Severus Snape did not run, as a rule, but he hurried down the hallway, cursing himself for having let time slip away; one minute it seemed to drag, the next it seemed to fly. He arrived just as the First-Years did, led by McGonagall. Dumbledore glanced over at him hesitating in the doorway, and winked, waving him on.

With as much dignity as he could gather, he crossed behind the high table, and settled into his seat. He found himself scanning the line of children, eagerly, until a dark head lifted and bright green eyes met his.

Harry saw him and blinked, and then glanced around; self-consciously, he raised a hand and waved. He was taller than he had been, which was augmented by the plain Hogwarts robes, and the last traces of childish roundness had left his face. He was sun-browned, his hair grown rather long and shaggy, and there were definite hints of cleverness in his eyes, a more adult intelligence he hadn't possessed as a guileless eight-year-old. He looked very much like James had at his age, but Severus barely thought on that; he hadn't really linked James and Harry since their first visit together, and Harry was quite his own person already.

Severus, in reply to the waved greeting, inclined his head just enough for Harry to see, and was rewarded with a brilliant grin. He fought his own smile -- a first impression of a kindly, beaming fool was not what he wanted to make on the rest of the children -- and watched as Harry glanced around. Severus saw Oliver Wood do a double take, and the Weasley brood hollered across at him, and their own brother -- Merlin, not another one, had no-one introduced Arthur Weasley to the concept of a prophylactic? -- who had collared Harry now and was speaking excitedly with him.

McGonagall was calling for silence, however, and he kept an eye on the Slytherin table, making sure no-one was being troublesome, while he waited for the names to be called. He let them roll over him without paying too much attention -- Abbot, Bones, Boot, Brocklehurst; Finnegan, Goldstein, Goyle, Granger.

He heard Longbottom called, and watched Neville timidly approach the Hat; the boy gave him an anxious look, but also a wink of recognition that would have outraged his sensibilities if it wasn't, well, Neville. A social maladjust, that boy, no matter what Andromeda had done for him. Nymphadora Tonks had been the same way, though without the utter presumption of familiarity Neville had just shown.

"Gryffindor!" the Hat shouted, and Severus murmured "Surprise," to himself as Neville hopped down and dashed over to the Gryffindor table, giving Harry and an unfamiliar boy pats on the shoulder as he passed. The second boy had pale, white-blond hair, and a somewhat sickly pallor --

"MacDougal, Morag!" "Ravenclaw!"

-- as though he didn't get out in the sun enough; then again, most of the students were pale with anxiety.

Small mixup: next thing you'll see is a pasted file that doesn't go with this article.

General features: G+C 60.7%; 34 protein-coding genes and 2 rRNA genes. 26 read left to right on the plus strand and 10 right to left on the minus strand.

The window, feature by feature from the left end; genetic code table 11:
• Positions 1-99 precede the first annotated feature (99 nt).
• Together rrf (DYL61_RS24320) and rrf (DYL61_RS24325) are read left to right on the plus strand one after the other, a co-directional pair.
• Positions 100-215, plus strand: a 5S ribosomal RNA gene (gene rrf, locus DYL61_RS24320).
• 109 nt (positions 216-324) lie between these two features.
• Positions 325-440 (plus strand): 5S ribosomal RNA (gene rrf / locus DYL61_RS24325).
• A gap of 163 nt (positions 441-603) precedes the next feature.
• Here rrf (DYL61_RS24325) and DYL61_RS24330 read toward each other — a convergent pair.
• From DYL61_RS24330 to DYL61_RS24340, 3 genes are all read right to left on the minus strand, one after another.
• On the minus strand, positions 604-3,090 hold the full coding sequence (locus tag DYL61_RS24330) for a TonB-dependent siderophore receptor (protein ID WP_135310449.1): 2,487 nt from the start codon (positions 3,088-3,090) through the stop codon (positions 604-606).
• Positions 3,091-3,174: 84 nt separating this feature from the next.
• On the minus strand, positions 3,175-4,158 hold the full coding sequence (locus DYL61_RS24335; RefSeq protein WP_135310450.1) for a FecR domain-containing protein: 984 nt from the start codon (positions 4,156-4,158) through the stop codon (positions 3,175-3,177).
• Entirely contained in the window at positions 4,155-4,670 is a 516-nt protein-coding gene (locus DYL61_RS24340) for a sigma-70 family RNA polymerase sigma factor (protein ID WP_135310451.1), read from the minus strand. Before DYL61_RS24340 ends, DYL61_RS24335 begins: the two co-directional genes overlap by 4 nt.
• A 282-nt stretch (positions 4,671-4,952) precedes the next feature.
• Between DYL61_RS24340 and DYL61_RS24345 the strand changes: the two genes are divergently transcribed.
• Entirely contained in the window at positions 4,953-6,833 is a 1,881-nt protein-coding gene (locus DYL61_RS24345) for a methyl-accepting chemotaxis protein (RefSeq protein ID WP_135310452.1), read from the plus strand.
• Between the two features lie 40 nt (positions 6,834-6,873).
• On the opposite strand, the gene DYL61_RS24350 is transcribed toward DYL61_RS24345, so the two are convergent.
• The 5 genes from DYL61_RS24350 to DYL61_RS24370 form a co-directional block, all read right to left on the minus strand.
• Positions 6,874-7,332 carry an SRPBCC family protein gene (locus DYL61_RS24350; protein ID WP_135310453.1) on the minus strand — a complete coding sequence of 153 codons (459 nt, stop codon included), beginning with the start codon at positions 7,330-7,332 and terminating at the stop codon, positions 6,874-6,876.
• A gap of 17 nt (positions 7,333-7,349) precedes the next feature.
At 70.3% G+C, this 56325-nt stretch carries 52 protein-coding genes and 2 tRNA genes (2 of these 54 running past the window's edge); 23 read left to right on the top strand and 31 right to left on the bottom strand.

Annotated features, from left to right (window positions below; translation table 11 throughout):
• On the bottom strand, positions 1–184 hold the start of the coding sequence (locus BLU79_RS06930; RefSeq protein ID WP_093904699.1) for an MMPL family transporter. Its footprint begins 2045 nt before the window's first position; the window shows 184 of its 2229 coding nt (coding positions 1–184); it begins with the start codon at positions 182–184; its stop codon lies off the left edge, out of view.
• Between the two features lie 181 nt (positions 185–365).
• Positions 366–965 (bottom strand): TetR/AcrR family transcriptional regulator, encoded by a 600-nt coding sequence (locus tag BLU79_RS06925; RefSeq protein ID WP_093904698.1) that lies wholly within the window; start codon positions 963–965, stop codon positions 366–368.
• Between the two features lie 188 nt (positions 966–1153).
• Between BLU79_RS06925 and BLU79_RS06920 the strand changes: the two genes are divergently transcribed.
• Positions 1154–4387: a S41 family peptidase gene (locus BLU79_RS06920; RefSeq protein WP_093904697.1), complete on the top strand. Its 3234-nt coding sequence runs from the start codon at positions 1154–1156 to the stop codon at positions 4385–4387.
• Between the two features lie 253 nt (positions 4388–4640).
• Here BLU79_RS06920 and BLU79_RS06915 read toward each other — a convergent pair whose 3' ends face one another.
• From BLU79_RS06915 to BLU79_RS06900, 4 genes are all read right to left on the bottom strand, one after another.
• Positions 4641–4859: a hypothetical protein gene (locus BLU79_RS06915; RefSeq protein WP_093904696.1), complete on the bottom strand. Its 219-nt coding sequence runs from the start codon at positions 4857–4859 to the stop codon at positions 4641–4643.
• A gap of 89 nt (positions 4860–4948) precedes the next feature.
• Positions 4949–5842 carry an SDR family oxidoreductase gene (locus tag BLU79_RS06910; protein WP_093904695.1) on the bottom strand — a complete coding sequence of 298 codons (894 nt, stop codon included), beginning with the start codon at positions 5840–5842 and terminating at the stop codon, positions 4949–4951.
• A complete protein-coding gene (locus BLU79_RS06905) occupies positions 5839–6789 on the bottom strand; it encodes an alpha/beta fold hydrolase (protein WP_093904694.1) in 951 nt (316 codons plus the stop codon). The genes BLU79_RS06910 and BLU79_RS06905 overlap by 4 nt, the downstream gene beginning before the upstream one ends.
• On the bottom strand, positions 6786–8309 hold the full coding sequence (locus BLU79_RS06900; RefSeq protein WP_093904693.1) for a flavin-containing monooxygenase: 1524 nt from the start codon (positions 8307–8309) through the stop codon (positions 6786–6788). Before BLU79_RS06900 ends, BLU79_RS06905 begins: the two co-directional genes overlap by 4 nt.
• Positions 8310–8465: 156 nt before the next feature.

"Macmillian, Ernie!" "Hufflepuff!"

There was something about the face, though.

"Malfoy, Draco!"

Severus glanced up sharply at McGonagall as she called the name, and the pale-haired boy stepped forward. Lucius and Narcissa's son, then. A murmur went around the room at the name, and the boy seemed to pull in on himself. His name had already done him no favours; these children had grown up on stories of James and Lily Potter, You-Know-Who, Peter Pettigrew and Lucius Malfoy. Two years ago, the Malfoy name had been all over the papers -- with the seeming return-to-life of Pettigrew, some of Lucius' old cronies had called for his release on the grounds that Peter had killed all those Muggles, but the Ministry had stood firm; Lucius Malfoy was still a Death Eater, and insane, besides.

Despite the whispering and the embarrassed slouch of his shoulders, young Draco's face was carefully schooled to blankness as he approached the stool, and he didn't flinch as some did, when the Hat was set on his head.

There was a long silence, broken only by the occasional murmurings of the Hat in Draco's ear. It almost seemed to be arguing with the boy, until finally it gave a distinctly dissatisfied rustle and called out "Hufflepuff!"

Draco pulled it off, leapt down from the stool and nearly bolted off the platform to the Hufflepuff table. He did not receive the warm welcome Neville'd had at Gryffindor.

More names were called, as the students began to look rather hungry and Severus felt his own stomach churn with a combination of emptiness and nervousness. Nott's boy, Theodore, went into Slytherin, as did Pansy Parkinson; the Patil twins looked relieved to be split up, Parvati to Gryffindor and Padma to Ravenclaw -- indeed, he'd never seen sisters look so happy to be split up.

Severus leaned forward as Sally-Anne Perks left the chair. Soon, now...

And then McGonagall's voice again, tone entirely unchanged.

"Potter, Harry!"

There was another ripple of murmuring that ran around the hall as the boy stepped forward, beamed a wide grin at Dumbledore and himself, and sat confidently on the stool. The hat was lowered over his head, and as with Draco, soft mutterings could be heard; Severus strained to make them out, but the Hat kept its secrets close.

After a moment, and just when the silence in the room became oppressive, it shouted, clear and loud, a single word.

The rest of the professors looked stunned, as did the majority of the students -- Neville Longbottom and the Weasley brothers included.

Severus Snape smiled.